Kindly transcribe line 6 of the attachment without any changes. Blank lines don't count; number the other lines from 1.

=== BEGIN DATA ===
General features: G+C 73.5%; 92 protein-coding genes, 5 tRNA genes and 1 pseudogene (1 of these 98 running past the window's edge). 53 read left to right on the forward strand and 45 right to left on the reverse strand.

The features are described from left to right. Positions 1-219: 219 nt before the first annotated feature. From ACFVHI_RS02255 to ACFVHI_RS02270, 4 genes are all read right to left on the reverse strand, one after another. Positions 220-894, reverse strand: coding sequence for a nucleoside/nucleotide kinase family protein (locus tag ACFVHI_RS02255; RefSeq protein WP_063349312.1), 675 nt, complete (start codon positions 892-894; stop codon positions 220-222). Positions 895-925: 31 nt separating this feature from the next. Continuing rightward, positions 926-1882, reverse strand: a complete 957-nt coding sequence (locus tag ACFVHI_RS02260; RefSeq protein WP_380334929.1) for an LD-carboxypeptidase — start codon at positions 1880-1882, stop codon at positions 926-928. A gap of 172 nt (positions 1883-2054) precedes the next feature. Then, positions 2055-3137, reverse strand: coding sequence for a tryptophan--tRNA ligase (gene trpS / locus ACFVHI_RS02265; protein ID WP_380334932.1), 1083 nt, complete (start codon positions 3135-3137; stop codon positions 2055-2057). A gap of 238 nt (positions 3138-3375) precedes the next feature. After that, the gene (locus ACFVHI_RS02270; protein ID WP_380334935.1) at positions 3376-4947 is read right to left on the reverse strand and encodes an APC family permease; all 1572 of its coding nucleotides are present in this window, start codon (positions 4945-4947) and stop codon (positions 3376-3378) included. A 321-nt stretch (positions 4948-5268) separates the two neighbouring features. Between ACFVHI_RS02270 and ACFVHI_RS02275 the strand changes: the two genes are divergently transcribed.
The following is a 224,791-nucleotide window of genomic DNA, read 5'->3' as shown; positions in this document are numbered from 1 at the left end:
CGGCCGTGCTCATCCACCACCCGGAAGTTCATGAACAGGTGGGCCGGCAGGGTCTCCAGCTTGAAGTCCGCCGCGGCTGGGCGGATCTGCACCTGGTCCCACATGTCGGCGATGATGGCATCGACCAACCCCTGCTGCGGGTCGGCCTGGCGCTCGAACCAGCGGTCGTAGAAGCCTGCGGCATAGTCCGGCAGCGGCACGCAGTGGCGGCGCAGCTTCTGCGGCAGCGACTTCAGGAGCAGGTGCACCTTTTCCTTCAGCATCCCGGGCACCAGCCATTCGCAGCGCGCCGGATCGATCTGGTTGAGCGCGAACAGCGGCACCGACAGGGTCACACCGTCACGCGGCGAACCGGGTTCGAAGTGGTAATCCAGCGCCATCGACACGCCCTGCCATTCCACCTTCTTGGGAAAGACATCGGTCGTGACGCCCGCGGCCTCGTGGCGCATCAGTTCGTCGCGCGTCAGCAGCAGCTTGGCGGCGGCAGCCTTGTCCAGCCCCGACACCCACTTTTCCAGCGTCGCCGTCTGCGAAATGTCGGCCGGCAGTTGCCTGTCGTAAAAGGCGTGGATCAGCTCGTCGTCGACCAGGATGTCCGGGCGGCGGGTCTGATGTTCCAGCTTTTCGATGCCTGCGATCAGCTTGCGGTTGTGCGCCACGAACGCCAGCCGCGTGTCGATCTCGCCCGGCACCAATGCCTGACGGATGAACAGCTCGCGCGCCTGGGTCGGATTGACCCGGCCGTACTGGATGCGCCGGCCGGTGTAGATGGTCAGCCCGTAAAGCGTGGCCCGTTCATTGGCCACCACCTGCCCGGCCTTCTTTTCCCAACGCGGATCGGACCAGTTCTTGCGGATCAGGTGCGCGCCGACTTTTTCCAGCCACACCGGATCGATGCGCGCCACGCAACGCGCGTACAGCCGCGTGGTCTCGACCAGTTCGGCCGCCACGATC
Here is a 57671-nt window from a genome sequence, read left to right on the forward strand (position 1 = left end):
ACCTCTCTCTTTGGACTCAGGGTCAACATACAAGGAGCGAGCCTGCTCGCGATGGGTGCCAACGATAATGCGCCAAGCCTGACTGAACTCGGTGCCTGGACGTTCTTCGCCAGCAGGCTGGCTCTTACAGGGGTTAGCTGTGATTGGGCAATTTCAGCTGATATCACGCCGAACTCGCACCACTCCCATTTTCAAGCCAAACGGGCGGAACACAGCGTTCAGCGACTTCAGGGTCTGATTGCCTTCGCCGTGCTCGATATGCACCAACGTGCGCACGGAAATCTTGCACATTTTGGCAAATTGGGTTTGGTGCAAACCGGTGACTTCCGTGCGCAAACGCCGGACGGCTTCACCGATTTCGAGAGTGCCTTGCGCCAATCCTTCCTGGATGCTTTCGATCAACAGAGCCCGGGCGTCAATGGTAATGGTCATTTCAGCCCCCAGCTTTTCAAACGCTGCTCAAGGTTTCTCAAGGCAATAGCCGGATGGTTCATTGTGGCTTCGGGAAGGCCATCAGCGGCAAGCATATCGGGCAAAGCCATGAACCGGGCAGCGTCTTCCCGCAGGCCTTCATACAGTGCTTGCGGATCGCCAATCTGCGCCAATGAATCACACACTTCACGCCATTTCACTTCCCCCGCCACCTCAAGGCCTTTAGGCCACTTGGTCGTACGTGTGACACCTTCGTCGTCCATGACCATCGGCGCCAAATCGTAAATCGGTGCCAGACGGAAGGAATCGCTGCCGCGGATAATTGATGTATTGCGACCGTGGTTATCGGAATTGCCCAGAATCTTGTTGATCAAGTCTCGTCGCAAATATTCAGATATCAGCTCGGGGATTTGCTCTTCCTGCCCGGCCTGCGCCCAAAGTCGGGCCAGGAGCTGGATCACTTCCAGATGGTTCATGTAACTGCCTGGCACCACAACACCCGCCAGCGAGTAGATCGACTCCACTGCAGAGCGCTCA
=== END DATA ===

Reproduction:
ACCTCTCTCTTTGGACTCAGGGTCAACATACAAGGAGCGAGCCTGCTCGCGATGGGTGCCAACGATAATGCGCCAAGCCTGACTGAACTCGGTGCCTGGACGTTCTTCGCCAGCAGGCTGGCTCTTACAGGGGTTAGCTGTGATTGGGCAATTTCAGCTGATATCACGCCGAACTCGCACCACTCCCATTTTCAAGCCAAACGGGCGGAACACAGCGTTCAGCGACTTCAGGGTCTGATTGCCTTCGCCGTGCTCGATATGCACCAACGTGCGCACGGAAATCTTGCACATTTTGGCAAATTGGGTTTGGTGCAAACCGGTGACTTCCGTGCGCAAACGCCGGACGGCTTCACCGATTTCGAGAGTGCCTTGCGCCAATCCTTCCTGGATGCTTTCGATCAACAGAGCCCGGGCGTCAATGGTAATGGTCATTTCAGCCCCCAGCTTTTCAAACGCTGCTCAAGGTTTCTCAAGGCAATAGCCGGATGGTTCATTGTGGCTTCGGGAAGGCCATCAGCGGCAAGCATATCGGGCAAAGCCATGAACCGGGCAGCGTCTTCCCGCAGGCCTTCATACAGTGCTTGCGGATCGCCAATCTGCGCCAATGAATCACACACTTCACGCCATTTCACTTCCCCCGCCACCTCAAGGCCTTTAGGCCACTTGGTCGTACGTGTGACACCTTCGTCGTCCATGACCATCGGCGCCAAATCGTAAATCGGTGCCAGACGGAAGGAATCGCTGCCGCGGATAATTGATGTATTGCGACCGTGGTTATCGGAATTGCCCAGAATCTTGTTGATCAAGTCTCGTCGCAAATATTCAGATATCAGCTCGGGGATTTGCTCTTCCTGCCCGGCCTGCGCCCAAAGTCGGGCCAGGAGCTGGATCACTTCCAGATGGTTCATGTAACTGCCTGGCACCACAACACCCGCCAGCGAGTAGATCGACTCCACTGCAGAGCGCTCA